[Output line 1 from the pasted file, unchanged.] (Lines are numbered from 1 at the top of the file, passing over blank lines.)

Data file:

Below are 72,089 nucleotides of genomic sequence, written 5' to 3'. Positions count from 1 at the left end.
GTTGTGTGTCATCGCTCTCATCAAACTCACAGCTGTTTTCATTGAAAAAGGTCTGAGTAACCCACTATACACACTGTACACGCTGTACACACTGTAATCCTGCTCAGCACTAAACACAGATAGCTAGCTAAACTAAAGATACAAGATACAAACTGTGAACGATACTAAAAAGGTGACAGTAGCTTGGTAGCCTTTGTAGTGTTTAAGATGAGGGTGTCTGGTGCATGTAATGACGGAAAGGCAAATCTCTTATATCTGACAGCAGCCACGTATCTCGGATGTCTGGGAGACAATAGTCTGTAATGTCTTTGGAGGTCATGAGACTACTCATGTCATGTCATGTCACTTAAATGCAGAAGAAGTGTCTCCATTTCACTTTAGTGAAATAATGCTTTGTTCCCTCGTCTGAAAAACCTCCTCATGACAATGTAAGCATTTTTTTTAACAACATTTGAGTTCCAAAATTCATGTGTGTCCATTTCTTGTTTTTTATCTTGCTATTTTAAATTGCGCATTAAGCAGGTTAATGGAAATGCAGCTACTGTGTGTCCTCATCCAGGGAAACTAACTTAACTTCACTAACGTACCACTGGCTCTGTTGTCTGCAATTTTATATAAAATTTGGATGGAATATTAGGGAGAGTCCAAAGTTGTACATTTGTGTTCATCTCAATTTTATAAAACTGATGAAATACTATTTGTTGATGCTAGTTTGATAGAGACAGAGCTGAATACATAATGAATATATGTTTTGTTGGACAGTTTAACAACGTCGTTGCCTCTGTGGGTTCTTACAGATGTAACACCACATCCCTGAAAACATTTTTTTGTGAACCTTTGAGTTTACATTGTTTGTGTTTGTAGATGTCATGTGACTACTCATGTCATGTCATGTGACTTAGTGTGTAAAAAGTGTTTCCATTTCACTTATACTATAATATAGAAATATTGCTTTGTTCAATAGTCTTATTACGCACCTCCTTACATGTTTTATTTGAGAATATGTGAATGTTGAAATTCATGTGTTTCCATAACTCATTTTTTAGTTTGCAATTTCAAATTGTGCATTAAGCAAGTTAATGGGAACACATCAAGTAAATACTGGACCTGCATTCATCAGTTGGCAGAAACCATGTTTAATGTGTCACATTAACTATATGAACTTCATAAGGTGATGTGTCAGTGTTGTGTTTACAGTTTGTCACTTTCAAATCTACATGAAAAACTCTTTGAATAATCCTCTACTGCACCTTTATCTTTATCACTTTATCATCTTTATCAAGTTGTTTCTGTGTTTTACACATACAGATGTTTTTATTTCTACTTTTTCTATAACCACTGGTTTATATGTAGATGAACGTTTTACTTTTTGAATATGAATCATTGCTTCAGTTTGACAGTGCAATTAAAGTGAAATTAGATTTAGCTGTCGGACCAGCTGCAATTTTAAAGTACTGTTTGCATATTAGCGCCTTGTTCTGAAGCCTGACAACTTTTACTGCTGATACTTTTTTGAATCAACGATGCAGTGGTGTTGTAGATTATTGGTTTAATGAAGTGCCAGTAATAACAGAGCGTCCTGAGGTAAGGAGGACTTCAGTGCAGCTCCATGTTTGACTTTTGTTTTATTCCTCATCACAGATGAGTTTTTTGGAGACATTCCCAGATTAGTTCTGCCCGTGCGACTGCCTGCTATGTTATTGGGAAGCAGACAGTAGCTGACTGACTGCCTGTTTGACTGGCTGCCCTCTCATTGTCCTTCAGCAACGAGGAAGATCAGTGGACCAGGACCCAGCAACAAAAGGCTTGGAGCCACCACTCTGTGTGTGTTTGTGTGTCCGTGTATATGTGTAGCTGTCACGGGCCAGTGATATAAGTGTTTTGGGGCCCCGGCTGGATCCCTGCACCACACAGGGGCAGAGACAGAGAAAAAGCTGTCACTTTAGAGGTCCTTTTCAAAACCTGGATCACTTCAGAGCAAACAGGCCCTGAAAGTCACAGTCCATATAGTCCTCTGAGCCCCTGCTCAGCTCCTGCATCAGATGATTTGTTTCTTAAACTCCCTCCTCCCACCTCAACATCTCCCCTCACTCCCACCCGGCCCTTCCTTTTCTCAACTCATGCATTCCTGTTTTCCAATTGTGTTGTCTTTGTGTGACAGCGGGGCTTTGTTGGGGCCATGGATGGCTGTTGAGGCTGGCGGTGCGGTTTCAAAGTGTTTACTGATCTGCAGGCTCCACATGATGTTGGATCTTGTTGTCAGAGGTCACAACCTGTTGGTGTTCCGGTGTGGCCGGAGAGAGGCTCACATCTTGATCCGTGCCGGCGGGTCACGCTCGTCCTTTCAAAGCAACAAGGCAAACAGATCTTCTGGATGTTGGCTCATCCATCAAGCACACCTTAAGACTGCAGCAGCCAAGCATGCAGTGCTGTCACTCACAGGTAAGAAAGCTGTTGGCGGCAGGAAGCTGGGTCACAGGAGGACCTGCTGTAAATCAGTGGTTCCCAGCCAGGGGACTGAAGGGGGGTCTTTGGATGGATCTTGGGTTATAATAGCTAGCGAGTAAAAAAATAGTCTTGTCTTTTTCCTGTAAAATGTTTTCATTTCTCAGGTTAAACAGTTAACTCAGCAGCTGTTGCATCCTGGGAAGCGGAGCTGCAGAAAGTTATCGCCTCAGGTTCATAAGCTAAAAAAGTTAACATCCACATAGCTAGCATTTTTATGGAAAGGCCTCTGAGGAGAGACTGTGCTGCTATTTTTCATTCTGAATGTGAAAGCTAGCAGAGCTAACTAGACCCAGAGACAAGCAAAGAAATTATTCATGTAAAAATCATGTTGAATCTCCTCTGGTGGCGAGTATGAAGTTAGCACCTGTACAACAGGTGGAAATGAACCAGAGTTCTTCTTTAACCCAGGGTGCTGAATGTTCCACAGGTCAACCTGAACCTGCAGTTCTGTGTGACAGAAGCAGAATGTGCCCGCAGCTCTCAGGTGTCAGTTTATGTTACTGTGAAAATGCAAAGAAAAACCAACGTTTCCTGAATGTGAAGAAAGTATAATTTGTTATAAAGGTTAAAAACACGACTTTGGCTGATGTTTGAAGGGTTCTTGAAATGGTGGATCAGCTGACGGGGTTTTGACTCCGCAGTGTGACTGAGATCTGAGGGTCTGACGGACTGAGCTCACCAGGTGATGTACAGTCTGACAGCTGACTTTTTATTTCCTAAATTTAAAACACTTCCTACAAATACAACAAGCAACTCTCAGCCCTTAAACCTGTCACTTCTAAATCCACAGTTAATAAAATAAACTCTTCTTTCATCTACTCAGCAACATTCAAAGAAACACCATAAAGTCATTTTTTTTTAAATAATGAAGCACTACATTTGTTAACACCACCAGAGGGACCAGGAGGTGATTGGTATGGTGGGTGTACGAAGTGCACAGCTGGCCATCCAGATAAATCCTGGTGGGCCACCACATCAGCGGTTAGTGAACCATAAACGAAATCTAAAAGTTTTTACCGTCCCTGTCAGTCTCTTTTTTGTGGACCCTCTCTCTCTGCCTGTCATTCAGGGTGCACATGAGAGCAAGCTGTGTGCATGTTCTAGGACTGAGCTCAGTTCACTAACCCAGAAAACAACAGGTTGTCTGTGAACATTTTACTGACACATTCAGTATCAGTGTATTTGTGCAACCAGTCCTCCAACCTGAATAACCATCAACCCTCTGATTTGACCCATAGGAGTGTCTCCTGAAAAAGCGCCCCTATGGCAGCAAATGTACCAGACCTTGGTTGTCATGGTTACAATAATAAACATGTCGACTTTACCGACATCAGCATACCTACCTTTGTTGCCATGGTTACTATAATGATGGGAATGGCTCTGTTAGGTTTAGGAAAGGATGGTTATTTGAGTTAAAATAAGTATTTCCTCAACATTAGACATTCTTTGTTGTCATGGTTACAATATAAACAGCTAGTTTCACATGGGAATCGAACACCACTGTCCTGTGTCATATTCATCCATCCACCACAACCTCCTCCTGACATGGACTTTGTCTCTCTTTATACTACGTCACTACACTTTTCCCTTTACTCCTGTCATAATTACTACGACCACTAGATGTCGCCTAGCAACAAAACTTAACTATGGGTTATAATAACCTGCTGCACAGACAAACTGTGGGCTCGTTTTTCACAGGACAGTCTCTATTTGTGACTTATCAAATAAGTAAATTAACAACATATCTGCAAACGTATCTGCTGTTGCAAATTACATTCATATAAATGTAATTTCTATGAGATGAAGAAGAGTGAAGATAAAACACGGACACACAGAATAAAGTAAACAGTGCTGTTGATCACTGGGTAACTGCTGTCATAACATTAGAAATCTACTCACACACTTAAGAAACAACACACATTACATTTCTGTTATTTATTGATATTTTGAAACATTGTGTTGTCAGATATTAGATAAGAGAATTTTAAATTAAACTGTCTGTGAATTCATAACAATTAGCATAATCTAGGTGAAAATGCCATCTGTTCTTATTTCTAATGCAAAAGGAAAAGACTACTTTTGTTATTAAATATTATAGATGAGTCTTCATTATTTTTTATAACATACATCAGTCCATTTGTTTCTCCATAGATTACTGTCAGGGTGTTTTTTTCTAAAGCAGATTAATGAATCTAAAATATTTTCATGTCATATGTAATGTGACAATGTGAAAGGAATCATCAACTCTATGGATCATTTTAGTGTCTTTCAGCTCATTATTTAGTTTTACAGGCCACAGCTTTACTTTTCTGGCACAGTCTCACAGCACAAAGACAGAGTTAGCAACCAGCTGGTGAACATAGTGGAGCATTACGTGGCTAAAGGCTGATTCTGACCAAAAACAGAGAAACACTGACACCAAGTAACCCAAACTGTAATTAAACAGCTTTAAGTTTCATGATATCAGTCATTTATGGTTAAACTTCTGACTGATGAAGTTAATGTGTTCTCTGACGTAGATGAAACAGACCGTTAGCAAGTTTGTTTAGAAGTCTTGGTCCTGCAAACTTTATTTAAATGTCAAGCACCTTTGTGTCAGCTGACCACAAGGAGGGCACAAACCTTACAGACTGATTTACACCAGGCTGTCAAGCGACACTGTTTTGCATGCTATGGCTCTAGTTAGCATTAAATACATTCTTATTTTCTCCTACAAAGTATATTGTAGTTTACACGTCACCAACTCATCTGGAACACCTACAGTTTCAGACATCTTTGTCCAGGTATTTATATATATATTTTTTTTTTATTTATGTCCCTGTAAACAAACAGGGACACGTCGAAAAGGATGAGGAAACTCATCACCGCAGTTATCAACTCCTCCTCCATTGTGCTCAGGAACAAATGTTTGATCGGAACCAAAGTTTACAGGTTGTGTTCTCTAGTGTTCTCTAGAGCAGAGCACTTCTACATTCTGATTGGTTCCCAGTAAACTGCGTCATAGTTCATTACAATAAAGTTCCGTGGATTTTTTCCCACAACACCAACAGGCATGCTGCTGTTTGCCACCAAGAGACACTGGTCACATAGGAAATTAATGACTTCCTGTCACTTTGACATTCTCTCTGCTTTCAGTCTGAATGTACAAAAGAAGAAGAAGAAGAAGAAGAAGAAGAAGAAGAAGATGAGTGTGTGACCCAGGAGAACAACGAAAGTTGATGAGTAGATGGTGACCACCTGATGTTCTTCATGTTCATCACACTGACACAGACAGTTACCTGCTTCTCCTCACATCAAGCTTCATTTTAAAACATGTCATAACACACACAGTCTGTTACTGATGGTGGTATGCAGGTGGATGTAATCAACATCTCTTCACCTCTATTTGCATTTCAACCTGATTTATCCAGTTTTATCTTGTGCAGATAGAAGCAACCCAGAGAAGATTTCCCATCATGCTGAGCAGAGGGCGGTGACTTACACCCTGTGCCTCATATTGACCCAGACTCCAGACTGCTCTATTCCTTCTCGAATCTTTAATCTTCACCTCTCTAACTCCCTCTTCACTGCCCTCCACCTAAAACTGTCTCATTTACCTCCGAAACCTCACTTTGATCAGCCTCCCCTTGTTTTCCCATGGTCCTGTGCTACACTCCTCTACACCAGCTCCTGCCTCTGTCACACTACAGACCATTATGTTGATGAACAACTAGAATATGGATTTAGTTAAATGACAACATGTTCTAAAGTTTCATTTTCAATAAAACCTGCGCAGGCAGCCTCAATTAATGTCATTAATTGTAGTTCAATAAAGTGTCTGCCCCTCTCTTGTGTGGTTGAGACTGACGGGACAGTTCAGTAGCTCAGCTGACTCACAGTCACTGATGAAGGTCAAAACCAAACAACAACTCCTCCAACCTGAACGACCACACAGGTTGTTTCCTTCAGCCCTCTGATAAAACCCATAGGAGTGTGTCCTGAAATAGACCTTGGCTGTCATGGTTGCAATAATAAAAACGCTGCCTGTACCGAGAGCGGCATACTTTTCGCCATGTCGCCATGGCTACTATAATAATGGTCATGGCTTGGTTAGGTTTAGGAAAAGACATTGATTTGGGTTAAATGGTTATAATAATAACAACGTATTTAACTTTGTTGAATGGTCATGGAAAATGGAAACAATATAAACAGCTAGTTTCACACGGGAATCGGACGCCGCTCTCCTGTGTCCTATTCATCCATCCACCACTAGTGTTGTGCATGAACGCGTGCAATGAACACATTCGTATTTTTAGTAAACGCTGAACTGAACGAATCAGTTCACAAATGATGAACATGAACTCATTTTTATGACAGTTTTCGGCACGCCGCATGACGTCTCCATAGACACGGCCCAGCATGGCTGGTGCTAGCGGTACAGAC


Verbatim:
Below are 72,089 nucleotides of genomic sequence, written 5' to 3'. Positions count from 1 at the left end.